The Circus is in Town!
Have you ever wanted to run away and join the circus? I haven’t. Ever. But I am fascinated by the circus lifestyle: the animals, the costumes, the travel—the entire spectacle.
One more question. Are you familiar with the fauvist movement? The fauvists were a short-lived and loose group of modern artists in the early twentieth-century, who painted with strong colors and contours as opposed to their impressionist predecessors.
The UMFA is currently exhibiting George Rouault: Circus of the Shooting Star. Rouault, a fauvist painter, depicted the circus with those energetic strokes and strong colors. And since the real circus isn’t coming to town for a while, so get your fix up at the museum.
And if you’re expecting a routine, quiet and static visit, think again. Just read this excerpt from Lewis Crawford’s preview of the exhibit in this month’s issue of 15 Bytes:
At the beginning of the twentieth century, the traditional circus was one of the most loved forms of family entertainment. Since then, the fascination with clowns, acrobats and lion tamers has paraded its way out of the mainstream, only to be replaced by movies, television and video games. The Utah Museum of Fine Arts is hoping to bring a bit of the classic circus magic back into family entertainment with the exhibition, Georges Rouault: Cirque de l’Etoile Filante (Circus of the Shooting Star).
Our collective western subconscious somehow dictates that we experience fine art museums the same way we experience church; walk in, calm ourselves, slowly and pensively walk around, and then leave. It is quiet and meditative. The circus, in contrast, is a loud experience, filled with excitement and fun. The UMFA seems to understand this dichotomy and resolves this by showcasing the exhibit in the Emma Eccles Jones Education Center. It is a larger, open space designed for interactivity. When walking into the room, a viewer notices three things: the large red wall hung with monochromatic prints; color images hanging on facing walls flanking the red one; and a love seat, chair and coffee table strategically placed in front of a puppet theater near the middle of the room. Behind the little theater is a table where kids can color their own Rouault circus performer puppets. The museum also provides an interactive guide for kids if coloring and puppetry is not on their minds. Jenny Woods, UMFA Museum Services Liaison, organized the exhibition stating she wanted the experience to be a great opportunity for families to engage in artwork by an important artist, but more important to have a good time.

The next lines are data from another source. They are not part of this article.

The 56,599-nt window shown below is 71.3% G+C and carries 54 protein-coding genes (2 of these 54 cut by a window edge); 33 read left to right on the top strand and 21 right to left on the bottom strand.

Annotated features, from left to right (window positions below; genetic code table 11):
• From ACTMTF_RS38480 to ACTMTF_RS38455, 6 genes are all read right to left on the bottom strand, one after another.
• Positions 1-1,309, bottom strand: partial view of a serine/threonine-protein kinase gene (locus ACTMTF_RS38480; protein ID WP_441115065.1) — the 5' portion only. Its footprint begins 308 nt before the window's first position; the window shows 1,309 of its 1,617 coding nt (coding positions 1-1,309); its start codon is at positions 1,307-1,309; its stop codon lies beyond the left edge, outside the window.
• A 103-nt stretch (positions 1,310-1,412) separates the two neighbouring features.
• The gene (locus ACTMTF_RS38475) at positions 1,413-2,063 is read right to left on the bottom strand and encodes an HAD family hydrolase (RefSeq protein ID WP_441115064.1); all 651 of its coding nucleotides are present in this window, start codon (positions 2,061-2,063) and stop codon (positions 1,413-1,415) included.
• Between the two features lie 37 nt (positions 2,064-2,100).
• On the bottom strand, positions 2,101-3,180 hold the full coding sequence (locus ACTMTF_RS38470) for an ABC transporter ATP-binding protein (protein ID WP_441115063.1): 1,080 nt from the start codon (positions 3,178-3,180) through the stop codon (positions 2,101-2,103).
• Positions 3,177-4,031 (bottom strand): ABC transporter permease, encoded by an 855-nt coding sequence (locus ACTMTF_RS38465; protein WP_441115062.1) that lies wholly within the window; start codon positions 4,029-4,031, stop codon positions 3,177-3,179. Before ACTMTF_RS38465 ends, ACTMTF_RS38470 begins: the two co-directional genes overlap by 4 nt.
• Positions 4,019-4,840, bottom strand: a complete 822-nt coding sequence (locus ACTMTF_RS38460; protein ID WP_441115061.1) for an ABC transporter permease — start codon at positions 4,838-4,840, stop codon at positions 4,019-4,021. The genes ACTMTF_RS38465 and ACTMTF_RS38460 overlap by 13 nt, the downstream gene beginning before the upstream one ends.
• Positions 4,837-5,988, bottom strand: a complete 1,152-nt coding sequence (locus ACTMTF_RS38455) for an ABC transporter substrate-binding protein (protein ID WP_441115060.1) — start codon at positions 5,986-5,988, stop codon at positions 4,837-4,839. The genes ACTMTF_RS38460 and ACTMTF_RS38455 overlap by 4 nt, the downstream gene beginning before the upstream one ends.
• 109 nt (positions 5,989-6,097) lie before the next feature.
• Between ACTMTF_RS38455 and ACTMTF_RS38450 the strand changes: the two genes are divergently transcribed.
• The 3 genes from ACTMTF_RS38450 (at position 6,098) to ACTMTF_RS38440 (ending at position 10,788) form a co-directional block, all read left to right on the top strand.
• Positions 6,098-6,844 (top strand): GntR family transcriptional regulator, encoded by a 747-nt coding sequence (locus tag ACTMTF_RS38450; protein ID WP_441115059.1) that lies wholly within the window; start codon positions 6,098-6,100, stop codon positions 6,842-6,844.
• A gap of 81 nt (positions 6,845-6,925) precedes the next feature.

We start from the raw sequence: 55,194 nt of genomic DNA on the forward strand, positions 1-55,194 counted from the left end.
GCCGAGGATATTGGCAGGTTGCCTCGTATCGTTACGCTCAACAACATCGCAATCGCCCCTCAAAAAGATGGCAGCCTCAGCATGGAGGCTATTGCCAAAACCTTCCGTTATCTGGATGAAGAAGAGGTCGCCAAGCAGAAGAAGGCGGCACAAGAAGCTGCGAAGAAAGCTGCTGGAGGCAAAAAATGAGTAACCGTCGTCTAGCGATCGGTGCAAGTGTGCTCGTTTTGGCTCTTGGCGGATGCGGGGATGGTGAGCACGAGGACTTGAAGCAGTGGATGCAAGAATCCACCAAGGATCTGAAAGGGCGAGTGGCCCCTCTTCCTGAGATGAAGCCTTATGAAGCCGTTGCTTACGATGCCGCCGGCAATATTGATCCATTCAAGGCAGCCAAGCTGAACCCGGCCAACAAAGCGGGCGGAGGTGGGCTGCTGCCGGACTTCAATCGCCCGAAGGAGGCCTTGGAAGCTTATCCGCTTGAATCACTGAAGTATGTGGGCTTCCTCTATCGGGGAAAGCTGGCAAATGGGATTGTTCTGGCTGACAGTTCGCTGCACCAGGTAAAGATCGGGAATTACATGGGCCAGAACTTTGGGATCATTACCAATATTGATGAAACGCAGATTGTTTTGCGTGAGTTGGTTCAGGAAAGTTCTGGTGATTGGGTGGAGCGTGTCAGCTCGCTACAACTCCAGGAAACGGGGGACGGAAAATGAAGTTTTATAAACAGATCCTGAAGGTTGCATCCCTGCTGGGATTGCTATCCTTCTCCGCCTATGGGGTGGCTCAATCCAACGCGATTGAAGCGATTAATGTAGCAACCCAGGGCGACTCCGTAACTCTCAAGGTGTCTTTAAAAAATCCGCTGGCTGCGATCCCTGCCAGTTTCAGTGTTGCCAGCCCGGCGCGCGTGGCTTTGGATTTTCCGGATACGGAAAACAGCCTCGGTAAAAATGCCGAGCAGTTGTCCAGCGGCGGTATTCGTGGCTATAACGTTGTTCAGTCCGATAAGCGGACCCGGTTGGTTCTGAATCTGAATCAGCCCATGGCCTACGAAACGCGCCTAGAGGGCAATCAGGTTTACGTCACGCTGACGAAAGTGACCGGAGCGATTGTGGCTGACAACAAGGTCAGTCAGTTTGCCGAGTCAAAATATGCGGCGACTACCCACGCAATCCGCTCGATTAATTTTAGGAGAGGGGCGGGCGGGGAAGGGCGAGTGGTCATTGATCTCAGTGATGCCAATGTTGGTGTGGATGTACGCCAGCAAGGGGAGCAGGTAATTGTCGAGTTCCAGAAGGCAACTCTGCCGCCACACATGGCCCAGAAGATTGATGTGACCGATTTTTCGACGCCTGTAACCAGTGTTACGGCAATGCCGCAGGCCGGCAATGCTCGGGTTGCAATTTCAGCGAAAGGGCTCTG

One of Rouault’s passions in life was the circus and the images for this exhibition are from his book, Cirque de l’Etoile Filante (Circus of the Shooting Star), an homage to circus performers. He started work on it in 1926, publishing it 12 years later.
To read more, click here.
Laura Durham is assistant editor at 15 Bytes, Utah's Art magazine, and is a contributor for Salt Lake magazine.